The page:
JAVS Summer 2023

Chamber Music

Walter Leigh's Viola Sonatina, 1929 by Veronica Jacobs, New York

In 1955, a fellow viola student at the Royal Academy of Music in London asked me about my father’s Sonatina for viola and piano. I knew little about it, beyond the information I had from Grove’s Dictionary . My father, Walter Leigh, was born in London in 1905 and after getting his B.A. at Cambridge, he studied composition with Paul Hindemith at the Berlin Hochachule. He gained recognition as a composer in England during the 1930s with two successful comic operas, incidental music for stage and film, and several chamber works, notably the Concertino for harpsichord and strings and a Trio for flute, oboe, and piano, both published by Oxfor University Press. He joined the British Army in 1941 and was killed at Tobrusk in 1942. His Sonatina for viola was never published. It was performed at the I.S.C.K. Festival in Vienna in 1932 and was played and broadcast during the 1930s by Watson Forbes who gave me the manuscript in exchange for a copy some twenty years later. I enjoyed the opportunity of playing the piano part at several viola recitals and the work was always well received. It is in three movements with a duration of about twelve minutes. the broad opening theme of the first movement gives an idea of the style in which it is written—no key signature throughout, but in conventional 4/4 time:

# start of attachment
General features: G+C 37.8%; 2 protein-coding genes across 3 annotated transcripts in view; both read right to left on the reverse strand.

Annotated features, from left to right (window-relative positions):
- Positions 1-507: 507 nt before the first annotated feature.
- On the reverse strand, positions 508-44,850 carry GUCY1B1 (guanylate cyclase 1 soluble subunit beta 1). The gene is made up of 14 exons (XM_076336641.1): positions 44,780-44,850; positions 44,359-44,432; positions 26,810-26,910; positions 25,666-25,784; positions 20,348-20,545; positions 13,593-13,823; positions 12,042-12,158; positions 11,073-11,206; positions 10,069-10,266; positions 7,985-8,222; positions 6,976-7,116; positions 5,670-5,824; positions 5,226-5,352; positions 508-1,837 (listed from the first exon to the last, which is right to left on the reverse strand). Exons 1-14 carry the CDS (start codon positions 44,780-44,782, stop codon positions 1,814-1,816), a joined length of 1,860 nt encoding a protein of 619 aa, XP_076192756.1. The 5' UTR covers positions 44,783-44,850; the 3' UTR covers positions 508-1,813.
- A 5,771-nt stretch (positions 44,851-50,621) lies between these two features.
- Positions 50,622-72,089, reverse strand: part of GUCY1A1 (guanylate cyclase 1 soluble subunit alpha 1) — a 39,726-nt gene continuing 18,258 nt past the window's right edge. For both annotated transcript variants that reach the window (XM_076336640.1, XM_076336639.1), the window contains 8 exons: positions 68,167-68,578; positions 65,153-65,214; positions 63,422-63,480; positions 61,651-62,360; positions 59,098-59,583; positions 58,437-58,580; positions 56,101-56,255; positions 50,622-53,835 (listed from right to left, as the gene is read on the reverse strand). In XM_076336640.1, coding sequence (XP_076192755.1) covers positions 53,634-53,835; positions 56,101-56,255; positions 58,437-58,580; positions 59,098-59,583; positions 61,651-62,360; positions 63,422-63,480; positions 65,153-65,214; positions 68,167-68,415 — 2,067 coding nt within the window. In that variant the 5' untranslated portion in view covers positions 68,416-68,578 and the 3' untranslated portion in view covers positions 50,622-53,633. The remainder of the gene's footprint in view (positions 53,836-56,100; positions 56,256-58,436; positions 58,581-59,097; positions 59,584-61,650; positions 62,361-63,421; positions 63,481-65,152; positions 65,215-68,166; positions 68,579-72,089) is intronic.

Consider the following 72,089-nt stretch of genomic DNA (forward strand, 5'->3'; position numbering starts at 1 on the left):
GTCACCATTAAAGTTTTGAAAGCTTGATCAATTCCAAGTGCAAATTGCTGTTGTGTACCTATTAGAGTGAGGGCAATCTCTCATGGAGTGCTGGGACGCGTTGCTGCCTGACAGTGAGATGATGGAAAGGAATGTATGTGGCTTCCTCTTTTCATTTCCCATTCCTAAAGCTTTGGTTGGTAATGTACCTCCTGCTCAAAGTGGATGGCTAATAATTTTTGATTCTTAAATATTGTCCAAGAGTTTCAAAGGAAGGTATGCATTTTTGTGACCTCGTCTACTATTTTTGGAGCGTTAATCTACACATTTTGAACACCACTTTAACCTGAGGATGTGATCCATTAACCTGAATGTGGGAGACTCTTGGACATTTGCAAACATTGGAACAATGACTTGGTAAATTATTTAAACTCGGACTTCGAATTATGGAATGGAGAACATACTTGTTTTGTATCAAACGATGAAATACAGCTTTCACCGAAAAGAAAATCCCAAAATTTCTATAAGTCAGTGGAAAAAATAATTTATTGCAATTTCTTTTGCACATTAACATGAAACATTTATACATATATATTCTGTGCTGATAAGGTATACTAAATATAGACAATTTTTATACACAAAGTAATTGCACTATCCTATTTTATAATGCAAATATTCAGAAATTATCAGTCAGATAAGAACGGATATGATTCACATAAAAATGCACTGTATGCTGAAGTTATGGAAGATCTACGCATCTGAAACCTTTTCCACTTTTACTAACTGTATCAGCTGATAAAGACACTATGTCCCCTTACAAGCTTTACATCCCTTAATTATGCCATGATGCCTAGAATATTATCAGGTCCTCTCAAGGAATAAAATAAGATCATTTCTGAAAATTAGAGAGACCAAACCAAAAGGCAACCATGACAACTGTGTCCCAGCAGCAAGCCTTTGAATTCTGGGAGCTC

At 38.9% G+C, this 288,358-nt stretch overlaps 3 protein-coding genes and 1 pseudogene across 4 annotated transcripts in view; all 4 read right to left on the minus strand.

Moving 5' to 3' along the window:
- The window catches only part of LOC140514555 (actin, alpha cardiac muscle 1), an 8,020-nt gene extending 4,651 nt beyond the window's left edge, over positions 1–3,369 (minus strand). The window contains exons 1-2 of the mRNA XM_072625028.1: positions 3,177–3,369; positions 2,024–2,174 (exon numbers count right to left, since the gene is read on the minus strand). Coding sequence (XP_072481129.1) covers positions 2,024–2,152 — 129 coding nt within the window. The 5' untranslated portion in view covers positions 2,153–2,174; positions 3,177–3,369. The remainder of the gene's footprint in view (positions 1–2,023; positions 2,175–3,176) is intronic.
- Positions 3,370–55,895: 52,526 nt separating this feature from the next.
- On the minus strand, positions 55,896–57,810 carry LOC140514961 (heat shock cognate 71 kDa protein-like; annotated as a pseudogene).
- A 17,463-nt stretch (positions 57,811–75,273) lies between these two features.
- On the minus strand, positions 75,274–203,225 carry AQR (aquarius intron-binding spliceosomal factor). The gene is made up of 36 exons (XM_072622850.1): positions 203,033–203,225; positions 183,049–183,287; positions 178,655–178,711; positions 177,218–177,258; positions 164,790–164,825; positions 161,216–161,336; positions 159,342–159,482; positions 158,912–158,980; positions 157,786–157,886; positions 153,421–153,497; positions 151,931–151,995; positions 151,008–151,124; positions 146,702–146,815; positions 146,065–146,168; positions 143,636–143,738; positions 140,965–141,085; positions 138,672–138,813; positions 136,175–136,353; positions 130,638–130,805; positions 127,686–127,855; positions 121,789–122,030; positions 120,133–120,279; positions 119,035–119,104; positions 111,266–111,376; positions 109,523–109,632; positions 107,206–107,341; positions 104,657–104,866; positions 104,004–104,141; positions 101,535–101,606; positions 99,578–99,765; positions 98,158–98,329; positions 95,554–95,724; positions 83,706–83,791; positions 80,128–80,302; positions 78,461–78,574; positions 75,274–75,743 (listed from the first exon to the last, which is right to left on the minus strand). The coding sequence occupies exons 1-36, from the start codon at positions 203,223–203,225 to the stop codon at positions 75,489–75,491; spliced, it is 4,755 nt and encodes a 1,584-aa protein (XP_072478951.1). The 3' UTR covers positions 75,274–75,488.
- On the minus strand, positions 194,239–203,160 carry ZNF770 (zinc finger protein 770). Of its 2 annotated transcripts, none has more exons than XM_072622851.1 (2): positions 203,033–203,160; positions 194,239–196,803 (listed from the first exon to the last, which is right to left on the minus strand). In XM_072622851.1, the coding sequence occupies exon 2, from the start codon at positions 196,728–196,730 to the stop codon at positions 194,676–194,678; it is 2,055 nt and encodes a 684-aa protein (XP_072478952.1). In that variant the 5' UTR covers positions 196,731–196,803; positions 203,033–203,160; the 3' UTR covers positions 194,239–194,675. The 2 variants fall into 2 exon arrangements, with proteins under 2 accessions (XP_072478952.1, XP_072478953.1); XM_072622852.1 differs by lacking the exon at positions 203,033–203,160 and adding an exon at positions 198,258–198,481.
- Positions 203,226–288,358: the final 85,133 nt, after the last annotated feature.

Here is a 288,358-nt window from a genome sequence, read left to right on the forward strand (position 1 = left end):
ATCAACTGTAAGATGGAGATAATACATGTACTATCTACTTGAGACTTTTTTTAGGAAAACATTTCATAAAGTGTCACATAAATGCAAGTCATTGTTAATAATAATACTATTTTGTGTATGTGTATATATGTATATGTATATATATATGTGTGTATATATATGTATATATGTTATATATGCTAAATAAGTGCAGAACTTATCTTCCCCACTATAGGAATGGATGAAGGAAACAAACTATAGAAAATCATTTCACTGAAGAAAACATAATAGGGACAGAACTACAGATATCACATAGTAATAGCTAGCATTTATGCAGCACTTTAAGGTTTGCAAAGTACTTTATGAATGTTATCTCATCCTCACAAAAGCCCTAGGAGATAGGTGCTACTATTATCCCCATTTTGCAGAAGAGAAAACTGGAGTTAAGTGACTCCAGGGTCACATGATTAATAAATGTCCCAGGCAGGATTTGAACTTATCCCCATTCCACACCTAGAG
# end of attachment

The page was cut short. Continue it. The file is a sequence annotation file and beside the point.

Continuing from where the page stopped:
through various keys before coming to rest in F sharp major, with a poignant A @ in the vola against the piano’s A " ’s.

In contrast, the third movement is witty, recuring accurate rhythmical precision, several times across the bar lines:

The music has a definite English character in addition to the distinct influence of Hindemith. The violin part is lyrical and well-written, without being difficult, and the piano part is quite demanding with some consecutive chords in tenths. About five years ago, I was introduced to the violist composer Rebecca Clarke (also living in New York City) and I discovered that in fact she and my father gave the first performance of the Sonatina, soon after it was written in 1929.

The second movement is marked Andante tranquillo ed espressivo and has a wistful quality, wandering

From the April 1979 AVS Newsletter no.16.

Journal of the American Viola Society / Vol. 39, Summer 2023 Online Issue


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